Infidelity would be unforgivable because it requires a separation from what we have agreed together. That separation would be the wrecking behaviour. The OP seems to think the cheatee who throws out the cheater is ending the relationship when it is in fact already over. A cheatee who forgives is agreeing to try again. Something has changed and the relationship will forever be different. But it was wrecked by the person cheating not by the reaction from the cheatee.

AnyFucker Thu 09-May-13 08:10:21

Oh, cron, you have to stop letting your affection for me seep out in your posts

People are talking

Looksgoodingravy Thu 09-May-13 08:35:12

Cheating is all about being self centred and selfish and 'checking out' of your current relationship. Even if you can have sex with no emotion you're still breaking the trust of the one person who should be able to trust you more than anyone else!

cronullansw Thu 09-May-13 10:04:57

DonDraper - in case it is of any consequence, I am, and have been for a decade, entirely faithful to my partner. Previously we chose not to be, we've been married over 20 years.

And if you think I'm being 'goady', it is in part due to the complete and utterly different position between the article writer and the regular MN / Relationships poster....

As in, ''my husband has an adultwork account, what should I do.... LTB!'

I saw this completely different approach as amusing, plus it offered a different opinion, hence I waited to see it being discussed and ripped apart on here, that never happened, so I took it upon myself to start the thread.

FreddieMisaGREATshag Thu 09-May-13 10:08:28

Cronullansw - I am a wife whose husband had an affair. I have also, since my divorce, had an open relationship. The problem is not with the sex per se, it is with the fact that in order to do that he broke my trust, lied to me. He didn't tell me he wasn't happy and was going to go off and dip his wick elsewhere, he lied. If he had told me, then I could have made an informed decision about whether or not I was prepared to accept that.

And to be honest I don't see what's amusing about the blog.

FreddieMisaGREATshag Thu 09-May-13 10:09:47

Correction. I was a wife whose husband had an affair. I am no longer his wife.

perfectstorm Thu 09-May-13 10:15:17

You know OP, what I find interesting is that you clearly think your attitude to sex is better. You're judgemental and sanctimonious towards those holding more traditional views. That's no different.

I hold no views, other than that people need to communicate their wants and expectations and to be fair to their partner. It's up to them what arrangements best suit them, but to pretend to monogamy so your partner is faithful to you, while you fuck around, is nauseating. And that's the most common. Cheating spouses usually get very pissed off when the other spouse meets someone else.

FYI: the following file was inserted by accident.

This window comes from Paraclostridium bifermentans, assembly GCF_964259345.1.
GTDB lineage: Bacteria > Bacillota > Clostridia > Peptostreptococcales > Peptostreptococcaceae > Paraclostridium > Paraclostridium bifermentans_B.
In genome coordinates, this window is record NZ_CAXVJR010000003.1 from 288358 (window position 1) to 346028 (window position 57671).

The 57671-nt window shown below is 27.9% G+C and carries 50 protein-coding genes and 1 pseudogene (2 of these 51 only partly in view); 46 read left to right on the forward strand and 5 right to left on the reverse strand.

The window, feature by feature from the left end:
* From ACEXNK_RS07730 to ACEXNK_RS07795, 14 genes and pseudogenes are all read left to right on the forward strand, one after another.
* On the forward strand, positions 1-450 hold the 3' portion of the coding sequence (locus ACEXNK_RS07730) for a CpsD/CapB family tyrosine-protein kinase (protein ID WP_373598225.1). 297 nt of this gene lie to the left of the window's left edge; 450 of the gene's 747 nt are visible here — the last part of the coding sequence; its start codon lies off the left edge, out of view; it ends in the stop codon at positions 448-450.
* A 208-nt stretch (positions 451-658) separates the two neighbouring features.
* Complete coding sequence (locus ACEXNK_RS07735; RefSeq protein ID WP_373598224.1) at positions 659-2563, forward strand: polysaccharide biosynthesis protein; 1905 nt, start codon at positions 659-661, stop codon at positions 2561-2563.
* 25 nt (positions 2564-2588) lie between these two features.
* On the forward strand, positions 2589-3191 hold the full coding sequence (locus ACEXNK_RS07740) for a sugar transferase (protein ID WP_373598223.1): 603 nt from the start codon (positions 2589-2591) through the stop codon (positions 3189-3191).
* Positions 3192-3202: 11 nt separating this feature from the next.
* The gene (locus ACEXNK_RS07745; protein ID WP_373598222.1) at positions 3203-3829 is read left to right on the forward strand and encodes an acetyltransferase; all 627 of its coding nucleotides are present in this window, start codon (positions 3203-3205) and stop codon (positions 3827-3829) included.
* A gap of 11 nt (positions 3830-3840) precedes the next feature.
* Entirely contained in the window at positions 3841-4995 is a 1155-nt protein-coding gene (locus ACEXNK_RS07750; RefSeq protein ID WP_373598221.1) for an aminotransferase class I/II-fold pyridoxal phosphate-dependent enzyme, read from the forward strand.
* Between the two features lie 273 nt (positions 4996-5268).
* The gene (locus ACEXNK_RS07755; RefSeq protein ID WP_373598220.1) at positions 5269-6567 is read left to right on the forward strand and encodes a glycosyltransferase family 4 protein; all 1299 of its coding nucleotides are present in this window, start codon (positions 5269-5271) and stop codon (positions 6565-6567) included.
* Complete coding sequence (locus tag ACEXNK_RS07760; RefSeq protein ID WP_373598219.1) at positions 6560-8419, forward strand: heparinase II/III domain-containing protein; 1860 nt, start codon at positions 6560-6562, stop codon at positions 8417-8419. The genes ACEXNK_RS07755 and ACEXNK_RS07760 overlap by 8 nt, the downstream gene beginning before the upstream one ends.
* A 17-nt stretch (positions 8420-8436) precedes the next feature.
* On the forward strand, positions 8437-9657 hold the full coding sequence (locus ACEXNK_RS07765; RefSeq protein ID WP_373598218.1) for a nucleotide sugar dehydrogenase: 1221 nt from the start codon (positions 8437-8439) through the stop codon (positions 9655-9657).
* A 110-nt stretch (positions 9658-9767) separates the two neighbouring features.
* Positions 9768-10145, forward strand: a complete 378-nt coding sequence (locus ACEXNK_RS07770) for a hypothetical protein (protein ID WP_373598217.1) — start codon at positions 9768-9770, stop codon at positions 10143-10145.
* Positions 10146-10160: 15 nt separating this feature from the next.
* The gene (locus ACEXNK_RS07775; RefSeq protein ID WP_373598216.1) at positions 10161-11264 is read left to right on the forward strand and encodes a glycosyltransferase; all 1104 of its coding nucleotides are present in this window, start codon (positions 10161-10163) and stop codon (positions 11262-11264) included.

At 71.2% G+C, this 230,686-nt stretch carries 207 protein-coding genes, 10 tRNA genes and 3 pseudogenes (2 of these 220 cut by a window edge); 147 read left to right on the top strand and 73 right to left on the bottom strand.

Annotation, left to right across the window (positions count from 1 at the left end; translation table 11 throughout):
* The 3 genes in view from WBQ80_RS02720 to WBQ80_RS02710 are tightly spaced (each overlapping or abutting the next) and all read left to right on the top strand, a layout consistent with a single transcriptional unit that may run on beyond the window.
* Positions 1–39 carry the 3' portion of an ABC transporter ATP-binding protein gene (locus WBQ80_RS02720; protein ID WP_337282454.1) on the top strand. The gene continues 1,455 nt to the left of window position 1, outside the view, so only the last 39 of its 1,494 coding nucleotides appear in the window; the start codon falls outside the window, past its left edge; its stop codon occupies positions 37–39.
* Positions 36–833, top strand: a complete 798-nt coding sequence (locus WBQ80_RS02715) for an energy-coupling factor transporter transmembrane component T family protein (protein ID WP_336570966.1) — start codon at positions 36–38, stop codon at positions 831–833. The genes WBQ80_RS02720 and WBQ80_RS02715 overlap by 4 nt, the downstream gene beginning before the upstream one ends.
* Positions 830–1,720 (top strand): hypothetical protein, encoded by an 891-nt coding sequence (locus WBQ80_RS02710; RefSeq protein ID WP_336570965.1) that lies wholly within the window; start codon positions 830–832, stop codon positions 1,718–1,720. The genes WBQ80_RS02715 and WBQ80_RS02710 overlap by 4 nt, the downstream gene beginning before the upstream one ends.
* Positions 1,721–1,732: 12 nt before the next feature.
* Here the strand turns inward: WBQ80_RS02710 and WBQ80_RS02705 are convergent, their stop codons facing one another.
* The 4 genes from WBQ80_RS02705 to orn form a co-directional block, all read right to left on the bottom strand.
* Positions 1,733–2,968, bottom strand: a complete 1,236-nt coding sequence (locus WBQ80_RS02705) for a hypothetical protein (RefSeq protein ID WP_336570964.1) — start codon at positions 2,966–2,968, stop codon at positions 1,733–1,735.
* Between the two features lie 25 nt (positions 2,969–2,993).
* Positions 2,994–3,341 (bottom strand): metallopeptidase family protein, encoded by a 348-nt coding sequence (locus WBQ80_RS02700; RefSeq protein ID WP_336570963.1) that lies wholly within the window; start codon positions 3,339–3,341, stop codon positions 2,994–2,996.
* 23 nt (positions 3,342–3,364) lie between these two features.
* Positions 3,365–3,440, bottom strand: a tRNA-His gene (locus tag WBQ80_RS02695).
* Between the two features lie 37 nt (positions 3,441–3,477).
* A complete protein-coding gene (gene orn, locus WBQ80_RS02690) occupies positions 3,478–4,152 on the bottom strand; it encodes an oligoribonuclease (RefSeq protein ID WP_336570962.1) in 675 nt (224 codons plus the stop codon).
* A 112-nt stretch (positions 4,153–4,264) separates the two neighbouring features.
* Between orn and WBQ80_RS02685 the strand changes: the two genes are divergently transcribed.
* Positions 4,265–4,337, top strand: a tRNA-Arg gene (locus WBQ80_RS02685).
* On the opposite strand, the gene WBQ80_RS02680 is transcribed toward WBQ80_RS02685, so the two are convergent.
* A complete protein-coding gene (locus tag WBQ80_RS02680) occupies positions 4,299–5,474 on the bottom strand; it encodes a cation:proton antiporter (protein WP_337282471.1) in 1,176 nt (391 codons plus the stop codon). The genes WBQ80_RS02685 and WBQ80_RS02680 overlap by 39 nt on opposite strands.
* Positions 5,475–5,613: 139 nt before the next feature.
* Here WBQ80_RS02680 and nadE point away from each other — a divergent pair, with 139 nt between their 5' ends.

Open relationships are morally no better nor worse than monogamous ones, IMO. But cheating has about as much to do with that as knife crime does surgery.

Dahlen Thu 09-May-13 10:30:56

I have no problem separating sex from emotion. Trouble is, as soon as you lie to someone in order to have sex, you throw the two together. So when a relationship breaks down due to an affair, it isn't because of the sex it's because of the betrayal of trust.

DonDrapersAltrEgoBigglesDraper Thu 09-May-13 11:03:08

You seem to be almost sneering at people who don't put up with shit and, yes, LTB.

Why? It's odd.

onefewernow Thu 09-May-13 11:14:26

Perfectstorm, that is a really interesting point. That if you agree to remain with someone after infidelity and lies have taken place, you are after g to a new relationship and the old one is already over.

It does takes time to develop though. For me, I got some of the changes immediately and others have been a work in progress, with him having sole counselling finally.

So LTB didn't work for me, and I don't think all changes can be made overnight. However, there had to be a cut off point, and its easy to see why people might not think its worth the effort. I actually think, as someone who didn't LTB, that is still a fair suggestion, as so many people don't consider that they can do so.

SomeDizzyWhore1804 Thu 09-May-13 11:15:10

Not the moral majority by any stretch of the imagination but I agree with all the posters who have said the lies are the problem.

I would be more than a bit pissed off if DH was putting it about outside our marriage but that would be as an aside to the betrayal I would feel about him lying to me day in, day out and taking an active decision to do it and keep doing it. Not okay. It's not really about the immorality of the act as such.